I Pledge allegiance
The pledge of allegiance is by definition a solemn swear of allegiance to the United States. But recently, it has been under attack by some for its use of the phrase “one nation under God.” This case was brought up by an atheist from Sacramento who didn’t want his second-grade daughter to have to hear the pledge of allegiance. He took it federal court. After a self fought case to the Ninth Appellate Court, the court ruled that the phrase “under God” is an “endorsement to monotheism,” thereby in conflict of state and church separation. This ruling cam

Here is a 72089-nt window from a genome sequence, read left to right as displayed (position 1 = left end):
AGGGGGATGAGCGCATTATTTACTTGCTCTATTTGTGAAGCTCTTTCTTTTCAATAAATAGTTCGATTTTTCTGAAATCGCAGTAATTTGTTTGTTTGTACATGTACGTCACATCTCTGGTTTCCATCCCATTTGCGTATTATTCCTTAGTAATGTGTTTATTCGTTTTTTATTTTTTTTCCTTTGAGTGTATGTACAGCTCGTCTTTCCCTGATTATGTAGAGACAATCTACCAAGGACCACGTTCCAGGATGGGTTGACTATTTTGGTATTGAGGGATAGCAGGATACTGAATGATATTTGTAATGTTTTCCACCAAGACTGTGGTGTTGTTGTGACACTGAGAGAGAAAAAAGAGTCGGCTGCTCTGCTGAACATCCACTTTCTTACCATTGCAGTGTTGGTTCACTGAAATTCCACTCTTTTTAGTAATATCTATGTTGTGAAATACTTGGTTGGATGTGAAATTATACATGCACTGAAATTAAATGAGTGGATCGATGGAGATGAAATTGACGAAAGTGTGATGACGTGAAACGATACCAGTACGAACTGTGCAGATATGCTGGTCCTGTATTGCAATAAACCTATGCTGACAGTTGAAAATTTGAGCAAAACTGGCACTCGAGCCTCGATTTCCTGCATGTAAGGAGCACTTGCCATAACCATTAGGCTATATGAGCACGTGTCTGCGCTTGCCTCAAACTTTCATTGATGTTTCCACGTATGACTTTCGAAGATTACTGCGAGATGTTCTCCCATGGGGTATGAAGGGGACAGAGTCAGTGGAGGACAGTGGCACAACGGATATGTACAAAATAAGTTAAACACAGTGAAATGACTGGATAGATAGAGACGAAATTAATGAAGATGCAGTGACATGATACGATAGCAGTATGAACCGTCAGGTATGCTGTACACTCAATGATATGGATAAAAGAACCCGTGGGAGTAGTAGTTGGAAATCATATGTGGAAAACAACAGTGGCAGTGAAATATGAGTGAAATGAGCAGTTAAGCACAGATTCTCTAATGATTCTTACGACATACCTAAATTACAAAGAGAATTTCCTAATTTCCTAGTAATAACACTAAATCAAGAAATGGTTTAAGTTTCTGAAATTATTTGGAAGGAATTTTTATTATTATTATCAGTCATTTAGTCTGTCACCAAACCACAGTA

e at a tough time in America when everyone was still trying to find an answer to September 11. "" Does something in there sound wrong to you The judge implies the phrase could and would suppress small portions of Americans. But, I do believe this to be the right decision. In sum, this case shouldn"tmt just be an issue of religion, but predominantly one about constitutional rights and safeguards. A Harvard professor predicted that the Supreme Court would overturn the decision. The senate passed a resolution 99-0 showing support for the pledge of allegiance. When a school district requires teachers to recite the pledge, by doing this they are endorsing a religious belief. The lawmakers of the United States are simply playing politics to appease the majority of Americans. A senior judge who disagreed with the ruling said "there was only a "miniscule"tm risk that the use of the phrase "under God"tm would "bring about a theocracy or suppress someone"tms belief. In so doing, the government is in breach of the First Amendment to the Constitution. Our House of Representatives and the Senate were disgusted by the court"tms decision. The people who are fighting against the Court"tms decision to ban the phrase seem entirely to forget about the Constitution. The state-sponsored use of "one nation under God" is a subtle, but intentional endorsement of religion. Senator Kit Bond said "Our founding fathers must be spinning in their grave which seems a little predates as the phrase "under God" was not even in the pledge into 1954.